"Of the total, 17 patients or 5.1 per cent are confirmed Influenza A(H1N1) cases. Till Feb 27, cumulative A(H1N1) cases stood 12,456," he said.

He said eight of the 17 patients were being treated at Intensive Care Units with five of them having risk factors.

Dr Ismail said five ILI cluster cases were reported last week, one each at two National Service training camps -- the Benom Hill camp in Raub involving 18 trainees and the Etnobotani camp in Gua Musang where 39 trainees were affected.

The other cluster cases involved the HLM Autopart KIP factory in Kepong here (11 workers), Kolej CIAST in Section 19, Shah Alam (19 students) and Kampung Sawah Batu in Pekan, Pahang (eight Orang Asli (indigenous people)).

He added that vaccine injections for those at high risk of infection had commenced since last week and that people who had been categorised as at high risk could get the injections at 104 government facilities designated for the purpose."

- As you can from the report, it is obvious that the number of cases are indeed increasing. Anyone who says otherwise, I guess he got his maths wrong. Even the number of cases admitted to the ICU has increased.

Malaysia's MOH official press release in Bahasa Malaysia (you can use Google translate):

Wednesday, March 3, 2010

Swine flu surfaces again in Himachal - India

From the Times of India, H1N1 is resurfacing again.

"SHIMLA: A new swine flu case has been reported in Himachal Pradesh after a gap of over a month, a health department official said on Wednesday.

With this, the number of Influenza A (H1N1) cases in the state has risen to 45.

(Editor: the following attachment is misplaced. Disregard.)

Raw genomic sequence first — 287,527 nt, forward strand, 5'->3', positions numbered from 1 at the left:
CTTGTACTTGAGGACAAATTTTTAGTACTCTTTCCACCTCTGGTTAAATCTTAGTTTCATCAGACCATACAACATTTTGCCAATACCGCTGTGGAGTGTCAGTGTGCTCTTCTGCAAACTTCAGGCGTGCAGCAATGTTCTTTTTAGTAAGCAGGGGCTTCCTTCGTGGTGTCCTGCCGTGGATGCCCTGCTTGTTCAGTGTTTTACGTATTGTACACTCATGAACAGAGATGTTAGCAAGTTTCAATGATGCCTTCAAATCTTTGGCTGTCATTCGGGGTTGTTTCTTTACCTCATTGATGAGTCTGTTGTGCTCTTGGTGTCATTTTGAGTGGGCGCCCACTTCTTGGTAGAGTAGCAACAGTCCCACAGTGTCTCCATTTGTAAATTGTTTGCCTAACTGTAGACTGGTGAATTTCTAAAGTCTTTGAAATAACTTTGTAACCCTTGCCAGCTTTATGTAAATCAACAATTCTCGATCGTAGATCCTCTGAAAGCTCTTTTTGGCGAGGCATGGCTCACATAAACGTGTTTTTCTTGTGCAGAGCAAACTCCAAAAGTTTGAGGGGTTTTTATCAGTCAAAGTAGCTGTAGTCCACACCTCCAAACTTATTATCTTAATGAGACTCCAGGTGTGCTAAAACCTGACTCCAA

"A 54-year-old man was admitted to Shimla's Indira Gandhi Medical College and hospital yesterday (Tuesday). His samples tested positive for swine flu," Swine Flu Nodal Officer Vinod Mehta said."

Flu death toll now 212 - Thailand

It's disturbing to know that the number of fatalities is rising in South East Asia including Malaysia. It's a clear sign indicating that H1N1 is back in our region. I'm waiting for the latest update from Malaysia's MOH with current situation here.

In the mean time via Bangkok Post (full article):

"Three more people died of the A(H1N1) flu virus last week, raising the number of flu fatalities to 212 since the first outbreak last April, Public Health Minister Jurin Laksanavisit said on Wednesday.

The latest victims were a 28 year-old man in Chiang Mai, a 28 year-old woman and a 55 year-old man in Chon Buri.

The minister said 937 more people were confirmed to have been infected by the H1N1 flu virus last week."

A/H1N1 passes peak in China's flu season: health ministry

From Xinhua, the latest in China on it's H1N1 situation:

" The A/H1N1 influenza outbreak, which has killed nearly 800 people on the Chinese mainland, has passed its peak in the autumn-winter flu season, the Ministry of Health said Tuesday.

The mainland saw a sharp drop in the proportion of A/H1N1 in all flu cases, down from 36.6 percent in January to 11.1 percent last month, the ministry said in a report posted on its website.

The disease had killed 793 people by Feb. 28, including 18 last month, according to the report."

More on the latest H1N1 in Malaysia

Via News Straits Times more information with regards to the latest H1N1 fatality in Malaysia.

Tuesday, March 2, 2010

Malaysia - Woman Latest H1N1 Death

The death toll due to H1N1 in Malaysia increased today to 78. I'm posting several links to story:


"A 22-year-old woman died of H1N1-related illness at the Universiti Sains Malaysia Hospital (HUSM), Kubang Kerian, on Sunday.Health Minister Datuk Seri Liow Tiong Lai said today the woman was admitted to the hospital on Feb 15 after having fever and cough for eight days."

News Straits Times:

MOH Malaysia (this is the official press release in Bahasa Melayu, use Google Translate):

The Star:

After a long period of absence H1N1 is making its presence felt in Malaysia by causing the latest death. As someone quoted before - "Every death is a tragedy" and we must take it seriously to ensure that we don't let the death toll climb. Every one of us have our role to play in this society.

As a strong believer in God, I pray, God Bless the soul of this woman who passed away and may she rest in peace. My condolences to her family.

Monday, March 1, 2010

H1N1 and College Campuses: Students Across Nation Get Swine Flu Shot